Politico's Arena: Obama vindicated on Libya approach? And campaign finance system, RIP?

Trevor Potter
Mar 18, 2011
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There is significant irony that deregulators, many at secretly funded entities, are battling to hide the sources of campaign spending at the very time that the tea party and other citizen activists are complaining that Congress is spending too much money and paying insufficient attention to their demands for lower levels of government spending. If the deregulators had their way, citizens would not know the sources of the millions of dollars being spent on advertising in House and Senate races by groups with innocuous names like “Americans for America," and there would be no limits on what special interests could give directly to candidates. 

All of this would take us back to the era of the “Robber Barons” and the Wall Street Trusts, when people referred to “the Senator from Standard Oil” and Congress was thought to be bought and paid for by corporations. Famously, JP Morgan is supposed to have said of President Theodore Roosevelt, whose election he supported, “We paid for the SOB — the problem is that he didn’t stay bought.”

But over the intervening 100 years, we have learned lessons at both the federal and state level about corruption and the appearance of corruption, including the importance of transparency in political spending, so that citizens can see where the money is coming from. Or, as Justice Anthony Kennedy said for eight justices in Citizens United in upholding broad public disclosure rules, “with the advent of the Internet, prompt disclosure of expenditures can provide shareholders and citizens with the information needed to hold corporations and elected officials accountable for their positions and supporters. Shareholders can determine whether their corporation’s political speech advances the corporation’s interests in making profits, and citizens can see whether elected officials are ‘in the pocket’ of so-called moneyed interests.”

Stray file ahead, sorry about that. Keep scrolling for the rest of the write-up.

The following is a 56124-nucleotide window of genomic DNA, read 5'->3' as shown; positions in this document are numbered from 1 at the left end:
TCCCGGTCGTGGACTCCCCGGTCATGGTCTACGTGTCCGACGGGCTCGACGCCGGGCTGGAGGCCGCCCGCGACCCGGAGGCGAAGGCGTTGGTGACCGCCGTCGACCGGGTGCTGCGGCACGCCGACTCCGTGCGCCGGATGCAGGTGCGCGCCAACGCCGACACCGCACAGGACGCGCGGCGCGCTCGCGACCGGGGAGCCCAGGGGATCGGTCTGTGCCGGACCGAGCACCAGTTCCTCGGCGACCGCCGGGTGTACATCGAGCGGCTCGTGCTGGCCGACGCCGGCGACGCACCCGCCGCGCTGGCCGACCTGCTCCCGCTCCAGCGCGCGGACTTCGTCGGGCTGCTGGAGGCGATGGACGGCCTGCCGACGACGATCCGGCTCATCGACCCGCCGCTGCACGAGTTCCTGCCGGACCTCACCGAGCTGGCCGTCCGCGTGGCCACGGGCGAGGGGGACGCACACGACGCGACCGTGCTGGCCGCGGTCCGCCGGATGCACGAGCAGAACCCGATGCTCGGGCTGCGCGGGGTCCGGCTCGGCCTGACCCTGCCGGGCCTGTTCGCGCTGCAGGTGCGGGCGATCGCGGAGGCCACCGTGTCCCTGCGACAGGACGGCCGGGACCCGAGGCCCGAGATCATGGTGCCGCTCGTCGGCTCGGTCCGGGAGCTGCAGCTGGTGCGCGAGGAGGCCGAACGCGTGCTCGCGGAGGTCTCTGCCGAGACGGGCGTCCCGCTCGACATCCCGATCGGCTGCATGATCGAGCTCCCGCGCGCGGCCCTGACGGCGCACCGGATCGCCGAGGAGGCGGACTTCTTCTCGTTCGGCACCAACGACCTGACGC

The Supreme Court in Citizens United allowed unlimited independent spending by corporations and unions. However, it explicitly ratified requirements to disclose such spending and showed no sign of objecting to limits on the size of contributions directly to candidates and political party committees. These two pillars of campaign finance regulation remain vital to avoiding corruption, informing the public of the sources of money being used to elect and influence legislators, and proving the public with sufficient information to consider alternatives to our current sources of campaign finance.

Trevor Potter, a former chairman of the Federal Election Commission, is president of the Campaign Legal Center, a senior advisor to Issue One, and head of the political law practice at Caplin & Drysdale. This piece originally ran in Politico's Arena on March 18, 2011. To read it there, click here.

 

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